Pedigo flooding before commission

By Mike Steely

Senior Writer

Some of the residents along Pedigo Road north of East Emory Road have an opinion about what to do about the flooding and a large sinkhole in their neighborhood.

Last Monday the Knox County Commission discussed the flooding issue there and a resolution to spend $117,600 to possibly solve the water runoff to the 42-acre area with the sinkhole. The idea of building two walls in the neighborhood was opposed by local residents Bart Owen and James Petress. Both residents urged the county to find the source of runoff during heavy rains. They said that walls would not solve the problem and would decrease property values.

The proposal to hire Geosyntec Consultants for a professional design service was submitted by Engineering and Public Works Director Jim Snowden. The idea is to build walls to keep the water out of the area and install pumps which the homeowners would then need to maintain at their own expense. Snowden suggested two walls as the best of 27 different possible solutions.

Snowden said the walls would be the most cost-effective solution.

Commissioners John Schoonmaker and Larsen Jay both raised the issue of the homeowners maintaining the pumps. Snowden said the largest property owner there would not agree to build a retaining basin for runoff on the property.

At first Commissioners Kyle Ward and Richie Beeler moved to deny the agreement. Snowden said that if the agreement fails the county doesn’t have a budget for any other solution and might move the funds to other projects. Commissioner Terry Hill asked that, if denied, the flooding would no longer be a county problem to solve. Snowden said, “That’s right, we don’t have the budget for another solution.”

Owen said the residents don’t want the wall and will continue to use small home pumps. Petress agreed saying, “We can handle it.”

Commissioner Kim Frazier asked about the source of the runoff and local housing developments. Snowden said the current updated floodwater ordinances have improved standards and added, “We’re going to be very cautious in that area.” He said that there is a 42-acre drainage area in the Pedigo Road area including pasture land and no significant construction there to affect flooding.

The motion to deny raised a legal question as to whether or not the issue would appear on today’s regular commission agenda. Knox County Law Director David Buuck said denying the item is not recommended. Ward then changed his motion to pass it along to today’s meeting with no recommendation when the council could vote the agreement down.


State Street purchase may not be extended

In other business, the years-long sale of several parcels of Knox County land along State Street met some commission opposition. The resolution calls for extending the sale of the remaining five of 13 pieces of property to Marble Alley Development six months from its December deadline to June 30, 2023.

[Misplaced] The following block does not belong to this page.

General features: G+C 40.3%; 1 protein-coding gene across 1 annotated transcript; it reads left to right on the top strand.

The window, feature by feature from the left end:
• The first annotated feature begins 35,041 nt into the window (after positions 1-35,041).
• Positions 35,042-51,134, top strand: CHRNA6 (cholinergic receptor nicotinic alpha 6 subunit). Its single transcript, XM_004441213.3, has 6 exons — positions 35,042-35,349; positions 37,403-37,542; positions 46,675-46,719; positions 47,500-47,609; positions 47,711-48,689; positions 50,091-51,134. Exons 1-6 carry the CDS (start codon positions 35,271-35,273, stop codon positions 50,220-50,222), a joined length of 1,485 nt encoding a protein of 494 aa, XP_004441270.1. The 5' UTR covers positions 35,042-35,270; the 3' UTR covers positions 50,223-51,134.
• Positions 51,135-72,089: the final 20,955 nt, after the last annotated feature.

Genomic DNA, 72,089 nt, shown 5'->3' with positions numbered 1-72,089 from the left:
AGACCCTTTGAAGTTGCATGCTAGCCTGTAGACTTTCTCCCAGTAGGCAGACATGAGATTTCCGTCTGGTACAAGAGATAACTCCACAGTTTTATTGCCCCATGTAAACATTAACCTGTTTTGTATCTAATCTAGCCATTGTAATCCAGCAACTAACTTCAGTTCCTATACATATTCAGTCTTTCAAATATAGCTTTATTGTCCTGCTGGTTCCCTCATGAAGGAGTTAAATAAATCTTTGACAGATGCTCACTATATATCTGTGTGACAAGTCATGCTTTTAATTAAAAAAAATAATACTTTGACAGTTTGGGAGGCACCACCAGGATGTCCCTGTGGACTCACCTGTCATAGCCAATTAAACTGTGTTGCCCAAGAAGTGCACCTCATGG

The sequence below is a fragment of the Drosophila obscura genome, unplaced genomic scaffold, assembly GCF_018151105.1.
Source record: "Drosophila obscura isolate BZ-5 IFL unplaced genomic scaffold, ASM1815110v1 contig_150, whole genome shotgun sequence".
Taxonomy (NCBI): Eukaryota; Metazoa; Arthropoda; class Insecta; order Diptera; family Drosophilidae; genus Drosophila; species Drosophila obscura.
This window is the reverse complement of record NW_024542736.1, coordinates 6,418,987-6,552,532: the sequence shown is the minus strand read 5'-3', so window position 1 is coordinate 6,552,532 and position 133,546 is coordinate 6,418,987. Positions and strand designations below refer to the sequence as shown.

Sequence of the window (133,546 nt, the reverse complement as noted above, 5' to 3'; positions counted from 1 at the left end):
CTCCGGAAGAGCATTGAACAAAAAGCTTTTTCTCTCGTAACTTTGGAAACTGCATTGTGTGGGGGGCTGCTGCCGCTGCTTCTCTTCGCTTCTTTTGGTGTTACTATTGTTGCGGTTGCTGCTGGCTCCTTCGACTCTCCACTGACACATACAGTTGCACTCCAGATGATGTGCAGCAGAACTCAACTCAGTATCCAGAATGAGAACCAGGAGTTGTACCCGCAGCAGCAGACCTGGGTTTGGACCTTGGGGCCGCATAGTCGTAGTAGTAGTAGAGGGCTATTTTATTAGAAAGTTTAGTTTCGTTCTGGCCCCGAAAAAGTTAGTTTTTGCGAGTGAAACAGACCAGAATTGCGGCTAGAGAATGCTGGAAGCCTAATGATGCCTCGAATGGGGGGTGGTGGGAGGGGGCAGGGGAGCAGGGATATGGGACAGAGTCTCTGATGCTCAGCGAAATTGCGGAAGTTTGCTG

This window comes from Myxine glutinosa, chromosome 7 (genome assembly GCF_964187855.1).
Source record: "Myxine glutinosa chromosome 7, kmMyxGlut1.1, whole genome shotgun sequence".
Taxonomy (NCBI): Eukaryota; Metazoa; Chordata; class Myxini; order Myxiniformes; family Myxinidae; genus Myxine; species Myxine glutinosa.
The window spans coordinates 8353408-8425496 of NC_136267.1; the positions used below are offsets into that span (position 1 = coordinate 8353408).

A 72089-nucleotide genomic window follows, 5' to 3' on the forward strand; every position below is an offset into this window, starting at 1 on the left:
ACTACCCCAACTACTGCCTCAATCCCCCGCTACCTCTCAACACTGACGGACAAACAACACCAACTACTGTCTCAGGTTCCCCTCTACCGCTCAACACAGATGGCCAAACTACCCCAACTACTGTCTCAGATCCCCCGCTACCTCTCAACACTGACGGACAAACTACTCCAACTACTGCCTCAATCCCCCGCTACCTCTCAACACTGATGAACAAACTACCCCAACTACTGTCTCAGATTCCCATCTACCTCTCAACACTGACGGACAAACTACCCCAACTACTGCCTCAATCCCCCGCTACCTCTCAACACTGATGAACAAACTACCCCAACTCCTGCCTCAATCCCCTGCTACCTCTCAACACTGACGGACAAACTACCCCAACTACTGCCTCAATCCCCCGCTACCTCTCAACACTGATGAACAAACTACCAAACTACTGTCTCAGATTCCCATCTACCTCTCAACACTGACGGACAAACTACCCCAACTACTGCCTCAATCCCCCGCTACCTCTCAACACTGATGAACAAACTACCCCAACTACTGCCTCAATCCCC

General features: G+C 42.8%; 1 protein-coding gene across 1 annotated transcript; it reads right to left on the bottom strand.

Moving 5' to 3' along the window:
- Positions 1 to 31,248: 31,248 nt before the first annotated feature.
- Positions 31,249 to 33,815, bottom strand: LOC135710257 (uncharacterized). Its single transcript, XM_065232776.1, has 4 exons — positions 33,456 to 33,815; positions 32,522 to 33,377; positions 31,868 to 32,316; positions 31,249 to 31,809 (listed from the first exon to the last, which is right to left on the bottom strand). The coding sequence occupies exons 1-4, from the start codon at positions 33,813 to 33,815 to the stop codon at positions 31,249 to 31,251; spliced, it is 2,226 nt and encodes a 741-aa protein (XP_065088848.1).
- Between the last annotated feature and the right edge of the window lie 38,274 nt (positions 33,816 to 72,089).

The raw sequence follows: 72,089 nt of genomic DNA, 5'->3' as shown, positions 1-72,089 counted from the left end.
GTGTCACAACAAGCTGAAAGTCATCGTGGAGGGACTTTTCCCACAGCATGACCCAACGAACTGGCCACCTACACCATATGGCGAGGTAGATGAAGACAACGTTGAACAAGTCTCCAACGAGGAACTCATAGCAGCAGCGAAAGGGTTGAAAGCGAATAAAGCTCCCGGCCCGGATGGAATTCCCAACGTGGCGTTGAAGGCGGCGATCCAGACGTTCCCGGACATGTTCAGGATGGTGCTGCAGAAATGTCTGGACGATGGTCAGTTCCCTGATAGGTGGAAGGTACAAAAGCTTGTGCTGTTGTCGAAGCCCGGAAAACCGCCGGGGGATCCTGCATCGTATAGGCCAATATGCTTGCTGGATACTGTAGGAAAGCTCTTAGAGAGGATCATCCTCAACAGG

Commissioner Schoonmaker questioned the extension, one of several since Knox County first gave “Marble Alleys, AKA Mr. Goss, the opportunity to purchase these five parcels” in 2009.

Knox County Purchasing Director Matt Myers said the agreement has been extended twice but Schoonmaker countered by counting at least five extensions given to the company for the opportunity to purchase the property. Eight parcels of the property have been purchased by the applicant.

“Knox County set the current purchase price in 2009, thirteen years ago, with the caveat that the price would increase two percent per year,” Schoonmaker said. The commissioner noted that after 2015, downtown property value has seen a “pretty amazing” increase.

Schoonmaker produced the 2019 agreement documenting the fourth extension which included up to three 12-month extensions. He pointed out that the developer agreed with Commissioner Carson Dailey’s recommendation that there should be no additional extensions beyond the expiration of December 31, 2022.

“We still have a piece of property that Knox County owns – with no revenue being generated on it – and we’ve now been holding that for this one developer for thirteen years.”

Commissioner Ward said extending the agreement “is not responsible” and the property would sell for a lot more than the original appraisal.

“I would love to get 13-year options on properties (with no money down),” Ward said, joking, “That’d be great. I’d be a billionaire in a decade.”

Buzz Goss, president of Marble Alley Development, said because of the market and the pandemic “it made sense to wait. We’ve hired architects and they have been working it.”

“We’re tweaking it,” he said, adding “It’s hard to get things financed because of the interest rate environment.”

“Is it the purchase price set in 2009 that is the issue or is it the agreement itself?” asked Commissioner Larsen Jay. He wondered if there is a compromise to bring up the price to the current market value.

Commissioner Dailey said 2020 was “a lost year” and said he remembered being the one to hold Goss’ feet to the fire. Dailey said that Goss lost his opportunity in 2021. “You said this was the last one – ‘Now we want six more months.’”

“Either you do it by December 31st, get you a partner. I’m willing to take that gamble we’re going to get more,” Dailey said. “If it takes two years to put it on the market and sell, what have we lost?”

“You really lost the opportunity in 2021 and early 2022 before interest rates started – interest rates were at zero point something. You’ve probably figured out how I’m going to vote,” Dailey said. “The taxpayers need to move on.”

Schoonmaker moved to move it to today’s meeting with no recommendation with a second from Commissioner Dasha Lundy.